Around the 11.5 mark he saw his wife and two children, and we stopped for a minute or two to chat - those sort of moments, although brief, can carry you a long way afterwards, and it undoubtedly lifted his spirits and was a very welcome break.

"This is your race, and it is your race for the taking," I remember saying to him at the halfway point, which we hit in 2:17:33, which was very close to his Air Force 1/2 marathon time.

I also was keeping a lookout for Mrs. 12 marathons, as she was running the 3rd leg of the corporate relay and figured we'd bump into one another on the course but apparently we just missed one another.

Silverado chose to walk through the water/gatorade stops to collect himself, and other than a brief stop to get a rock out of his shoe (which turned out to be a burgeoning blister on account of the puddle-laden course) we kept making positive forward progress. It wasn't until mile 18 that I detected even a slight bit of fatigue - his stride was steady and consistent, running in a clean north/south fashion and never dragged or scuffed his shoes, picking up his feet and landing smoothly - testament to his preparation and fitness.

After crossing mile 20, he was in overtime - he'd now found himself in uncharted waters as like most 1st time marathoners, they have never gone beyond the long run distance of 20 miles. He began to pepper his running, which was now in the 11:00 min/mile ballpark, with short walking breaks. The blister was a factor, and simply the fact that 20+ miles is a long, long way.

Around the 22 mark he stopped to stretch out his achilles/calves, a good 2-3 minute break in an attempt to get loose. His cardio was still strong, but the miles were unquestionably taking their toll.

Mile 23, and no doubt about it - Silverado was tired. Not a slamming into the wall episode, but an overall weariness that overtakes you and your legs. "Let's get this damn thing over with," he said, and I cracked up because I've said those very same words, and more than once I might add.

With a 5k to go, Steve agreed to stop the walking breaks and go whole-hog (to use a Pig expression) the rest of the way. He showed enormous grit, and even at this stage his stride was shorter but still fluid and his posture was excellent - when I tire in the later stages I tend to hunch and lean way forward, but he kept a strong vertical posture.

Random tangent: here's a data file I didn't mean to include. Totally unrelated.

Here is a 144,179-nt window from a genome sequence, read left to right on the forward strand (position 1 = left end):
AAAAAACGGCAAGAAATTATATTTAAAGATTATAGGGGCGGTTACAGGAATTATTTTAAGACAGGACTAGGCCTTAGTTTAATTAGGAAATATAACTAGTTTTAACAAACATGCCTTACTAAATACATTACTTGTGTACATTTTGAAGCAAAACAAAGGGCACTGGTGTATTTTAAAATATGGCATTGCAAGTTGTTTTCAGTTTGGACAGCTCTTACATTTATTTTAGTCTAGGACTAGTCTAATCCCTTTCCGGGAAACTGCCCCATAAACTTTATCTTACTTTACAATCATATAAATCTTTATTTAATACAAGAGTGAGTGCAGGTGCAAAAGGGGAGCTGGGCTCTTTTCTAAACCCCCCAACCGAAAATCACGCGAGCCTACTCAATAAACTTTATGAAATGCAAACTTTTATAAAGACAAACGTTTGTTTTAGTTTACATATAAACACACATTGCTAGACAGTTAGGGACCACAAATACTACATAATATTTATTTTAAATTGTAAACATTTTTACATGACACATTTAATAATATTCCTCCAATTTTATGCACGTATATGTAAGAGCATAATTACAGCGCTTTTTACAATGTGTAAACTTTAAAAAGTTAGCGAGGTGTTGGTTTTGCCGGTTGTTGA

The last two miles or so I would shout out to the crowd something like: "Hey, it's Steve's first marathon! Let's give it up for Steve!" and a roar would erupt from the crowd. Hilarious, and he seemed to love it.

When we hit Pete Rose Way we could see the 'FINISH SWINE' sign and he turned it on. He saw a good buddy and childhood friend with about a 1/4 mile to go and that inspired him, and with a gutsy kick he charged forward to cross the tape, arms extended high in jubilation, in 4:53:01.

Way to go, Silverado!!!!!!!! Steve Silverman, marathon finisher.

They hung the Flying Pig medals around our necks, and the pride that he felt was palpable. Nothing quite like the feeling of crossing the finish of your first - you feel more than confident, you feel invincible, like from this point on you can do absolutely anything. I know the feeling, one that I will never forget. A massive personal victory that is seared into your psyche, your very core, and one that can never be taken away. It was a truly wonderful moment, and I was happy to be able to be a part of his first marathon.

After some chocolate milk, banana and Smartfood, I met up wtih the Mrs. and we headed back to Mt. Lookout for a nice brunch and some rest before meeting up again at Tony's of Cincinnati for a big silly 22oz bone-in Ribeye and a bottle of Justin Cabernet Sauvignon.

The day he signed up for the Pig he told me "We have to get a photo kissing the medal!" A little tradition I began when the 12 marathon 12 month challenge first began..

Next up: Marathon #8, Vermont City 5/29!
... and Steve is running the Chicago Marathon in October!!!!!!